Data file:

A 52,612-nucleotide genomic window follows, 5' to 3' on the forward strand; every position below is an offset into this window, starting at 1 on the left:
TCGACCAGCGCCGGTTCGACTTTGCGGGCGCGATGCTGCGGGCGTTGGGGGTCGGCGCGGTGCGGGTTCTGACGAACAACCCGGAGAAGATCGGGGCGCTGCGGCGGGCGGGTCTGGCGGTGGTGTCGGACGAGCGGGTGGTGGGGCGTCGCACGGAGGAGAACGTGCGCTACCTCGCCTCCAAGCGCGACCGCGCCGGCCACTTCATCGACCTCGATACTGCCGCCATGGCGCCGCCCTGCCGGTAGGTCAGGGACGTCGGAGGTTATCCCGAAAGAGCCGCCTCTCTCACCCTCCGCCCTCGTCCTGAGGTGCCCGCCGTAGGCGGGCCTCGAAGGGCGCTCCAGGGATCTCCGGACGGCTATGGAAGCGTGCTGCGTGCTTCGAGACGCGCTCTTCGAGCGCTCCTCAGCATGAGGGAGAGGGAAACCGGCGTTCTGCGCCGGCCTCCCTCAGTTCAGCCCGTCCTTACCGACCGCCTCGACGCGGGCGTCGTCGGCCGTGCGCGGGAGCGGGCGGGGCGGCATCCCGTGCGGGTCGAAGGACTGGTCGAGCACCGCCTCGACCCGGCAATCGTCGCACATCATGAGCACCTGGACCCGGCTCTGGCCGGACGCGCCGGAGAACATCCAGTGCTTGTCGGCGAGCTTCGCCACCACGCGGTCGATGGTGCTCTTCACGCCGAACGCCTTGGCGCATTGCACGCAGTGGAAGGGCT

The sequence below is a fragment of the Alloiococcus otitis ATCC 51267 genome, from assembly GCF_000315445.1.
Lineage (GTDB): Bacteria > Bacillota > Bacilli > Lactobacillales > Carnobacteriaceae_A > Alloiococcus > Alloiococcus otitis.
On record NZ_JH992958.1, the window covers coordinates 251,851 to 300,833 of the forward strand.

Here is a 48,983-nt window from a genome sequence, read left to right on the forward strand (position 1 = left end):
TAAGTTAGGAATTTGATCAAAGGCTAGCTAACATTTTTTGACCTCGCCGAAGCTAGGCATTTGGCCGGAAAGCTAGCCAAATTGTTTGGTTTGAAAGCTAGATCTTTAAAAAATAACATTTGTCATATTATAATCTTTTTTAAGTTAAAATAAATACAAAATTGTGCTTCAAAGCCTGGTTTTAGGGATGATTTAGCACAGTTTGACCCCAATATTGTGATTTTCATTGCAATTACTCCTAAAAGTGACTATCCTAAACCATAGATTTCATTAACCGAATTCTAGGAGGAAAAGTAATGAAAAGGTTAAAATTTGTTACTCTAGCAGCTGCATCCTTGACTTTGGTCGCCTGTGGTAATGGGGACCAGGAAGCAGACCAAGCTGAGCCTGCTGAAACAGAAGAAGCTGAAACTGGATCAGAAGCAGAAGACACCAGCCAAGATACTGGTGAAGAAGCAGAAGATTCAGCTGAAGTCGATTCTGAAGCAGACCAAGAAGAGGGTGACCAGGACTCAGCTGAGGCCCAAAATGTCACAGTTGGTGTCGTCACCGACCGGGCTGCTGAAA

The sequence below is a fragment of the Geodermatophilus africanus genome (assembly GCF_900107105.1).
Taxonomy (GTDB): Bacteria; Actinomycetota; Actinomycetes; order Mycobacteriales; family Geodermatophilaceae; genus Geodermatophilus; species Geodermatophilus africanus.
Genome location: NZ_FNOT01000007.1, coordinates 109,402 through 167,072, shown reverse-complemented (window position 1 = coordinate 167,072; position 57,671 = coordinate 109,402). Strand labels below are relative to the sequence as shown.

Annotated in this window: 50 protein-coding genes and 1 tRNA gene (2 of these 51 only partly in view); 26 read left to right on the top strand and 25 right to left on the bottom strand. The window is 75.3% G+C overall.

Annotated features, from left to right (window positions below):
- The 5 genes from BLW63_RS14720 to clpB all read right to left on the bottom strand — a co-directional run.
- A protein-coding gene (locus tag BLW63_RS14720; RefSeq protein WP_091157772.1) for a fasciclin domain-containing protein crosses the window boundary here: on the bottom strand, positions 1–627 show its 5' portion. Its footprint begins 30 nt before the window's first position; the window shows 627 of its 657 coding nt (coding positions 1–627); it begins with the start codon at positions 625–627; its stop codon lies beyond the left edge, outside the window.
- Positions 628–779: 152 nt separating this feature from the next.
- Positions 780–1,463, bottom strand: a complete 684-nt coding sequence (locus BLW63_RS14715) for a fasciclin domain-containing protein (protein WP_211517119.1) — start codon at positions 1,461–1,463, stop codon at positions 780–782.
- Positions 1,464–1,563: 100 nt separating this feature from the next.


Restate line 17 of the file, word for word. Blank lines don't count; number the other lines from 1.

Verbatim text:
- Positions 1,464–1,563: 100 nt separating this feature from the next.